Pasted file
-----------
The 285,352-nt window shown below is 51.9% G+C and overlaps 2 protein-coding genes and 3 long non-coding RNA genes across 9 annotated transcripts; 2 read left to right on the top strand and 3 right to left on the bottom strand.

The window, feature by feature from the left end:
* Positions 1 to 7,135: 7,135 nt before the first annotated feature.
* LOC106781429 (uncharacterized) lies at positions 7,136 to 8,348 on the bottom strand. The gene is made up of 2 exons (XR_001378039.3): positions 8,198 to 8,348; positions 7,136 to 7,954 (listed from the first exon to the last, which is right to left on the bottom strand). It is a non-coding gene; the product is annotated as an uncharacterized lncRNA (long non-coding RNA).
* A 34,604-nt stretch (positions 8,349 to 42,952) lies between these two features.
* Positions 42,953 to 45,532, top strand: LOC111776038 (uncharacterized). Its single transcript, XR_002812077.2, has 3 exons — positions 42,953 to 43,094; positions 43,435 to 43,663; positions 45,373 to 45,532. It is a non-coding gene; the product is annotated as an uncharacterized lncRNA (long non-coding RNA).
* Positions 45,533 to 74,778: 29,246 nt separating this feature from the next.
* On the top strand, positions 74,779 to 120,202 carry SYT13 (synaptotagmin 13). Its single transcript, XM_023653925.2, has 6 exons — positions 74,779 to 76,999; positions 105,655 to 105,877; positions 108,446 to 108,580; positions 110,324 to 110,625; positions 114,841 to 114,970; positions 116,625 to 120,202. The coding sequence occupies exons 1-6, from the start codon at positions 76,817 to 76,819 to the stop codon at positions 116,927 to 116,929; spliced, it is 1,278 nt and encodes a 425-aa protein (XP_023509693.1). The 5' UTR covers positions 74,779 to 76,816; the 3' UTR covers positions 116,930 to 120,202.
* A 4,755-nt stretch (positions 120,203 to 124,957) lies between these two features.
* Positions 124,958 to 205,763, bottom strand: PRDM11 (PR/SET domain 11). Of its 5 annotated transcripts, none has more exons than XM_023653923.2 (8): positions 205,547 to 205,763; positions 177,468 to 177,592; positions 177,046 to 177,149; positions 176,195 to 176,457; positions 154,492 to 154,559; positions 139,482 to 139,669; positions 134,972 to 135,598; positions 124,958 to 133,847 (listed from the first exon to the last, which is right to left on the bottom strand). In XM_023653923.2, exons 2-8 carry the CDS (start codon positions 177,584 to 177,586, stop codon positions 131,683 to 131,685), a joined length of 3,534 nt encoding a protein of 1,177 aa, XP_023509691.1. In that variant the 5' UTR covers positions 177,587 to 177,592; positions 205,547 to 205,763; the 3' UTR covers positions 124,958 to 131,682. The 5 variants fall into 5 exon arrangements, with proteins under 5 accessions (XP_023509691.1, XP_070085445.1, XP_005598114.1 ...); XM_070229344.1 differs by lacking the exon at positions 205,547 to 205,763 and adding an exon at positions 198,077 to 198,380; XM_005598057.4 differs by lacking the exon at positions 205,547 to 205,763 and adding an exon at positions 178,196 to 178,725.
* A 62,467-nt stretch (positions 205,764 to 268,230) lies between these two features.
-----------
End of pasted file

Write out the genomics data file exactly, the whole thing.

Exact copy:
The 285,352-nt window shown below is 51.9% G+C and overlaps 2 protein-coding genes and 3 long non-coding RNA genes across 9 annotated transcripts; 2 read left to right on the top strand and 3 right to left on the bottom strand.

The window, feature by feature from the left end:
* Positions 1 to 7,135: 7,135 nt before the first annotated feature.
* LOC106781429 (uncharacterized) lies at positions 7,136 to 8,348 on the bottom strand. The gene is made up of 2 exons (XR_001378039.3): positions 8,198 to 8,348; positions 7,136 to 7,954 (listed from the first exon to the last, which is right to left on the bottom strand). It is a non-coding gene; the product is annotated as an uncharacterized lncRNA (long non-coding RNA).
* A 34,604-nt stretch (positions 8,349 to 42,952) lies between these two features.
* Positions 42,953 to 45,532, top strand: LOC111776038 (uncharacterized). Its single transcript, XR_002812077.2, has 3 exons — positions 42,953 to 43,094; positions 43,435 to 43,663; positions 45,373 to 45,532. It is a non-coding gene; the product is annotated as an uncharacterized lncRNA (long non-coding RNA).
* Positions 45,533 to 74,778: 29,246 nt separating this feature from the next.
* On the top strand, positions 74,779 to 120,202 carry SYT13 (synaptotagmin 13). Its single transcript, XM_023653925.2, has 6 exons — positions 74,779 to 76,999; positions 105,655 to 105,877; positions 108,446 to 108,580; positions 110,324 to 110,625; positions 114,841 to 114,970; positions 116,625 to 120,202. The coding sequence occupies exons 1-6, from the start codon at positions 76,817 to 76,819 to the stop codon at positions 116,927 to 116,929; spliced, it is 1,278 nt and encodes a 425-aa protein (XP_023509693.1). The 5' UTR covers positions 74,779 to 76,816; the 3' UTR covers positions 116,930 to 120,202.
* A 4,755-nt stretch (positions 120,203 to 124,957) lies between these two features.
* Positions 124,958 to 205,763, bottom strand: PRDM11 (PR/SET domain 11). Of its 5 annotated transcripts, none has more exons than XM_023653923.2 (8): positions 205,547 to 205,763; positions 177,468 to 177,592; positions 177,046 to 177,149; positions 176,195 to 176,457; positions 154,492 to 154,559; positions 139,482 to 139,669; positions 134,972 to 135,598; positions 124,958 to 133,847 (listed from the first exon to the last, which is right to left on the bottom strand). In XM_023653923.2, exons 2-8 carry the CDS (start codon positions 177,584 to 177,586, stop codon positions 131,683 to 131,685), a joined length of 3,534 nt encoding a protein of 1,177 aa, XP_023509691.1. In that variant the 5' UTR covers positions 177,587 to 177,592; positions 205,547 to 205,763; the 3' UTR covers positions 124,958 to 131,682. The 5 variants fall into 5 exon arrangements, with proteins under 5 accessions (XP_023509691.1, XP_070085445.1, XP_005598114.1 ...); XM_070229344.1 differs by lacking the exon at positions 205,547 to 205,763 and adding an exon at positions 198,077 to 198,380; XM_005598057.4 differs by lacking the exon at positions 205,547 to 205,763 and adding an exon at positions 178,196 to 178,725.
* A 62,467-nt stretch (positions 205,764 to 268,230) lies between these two features.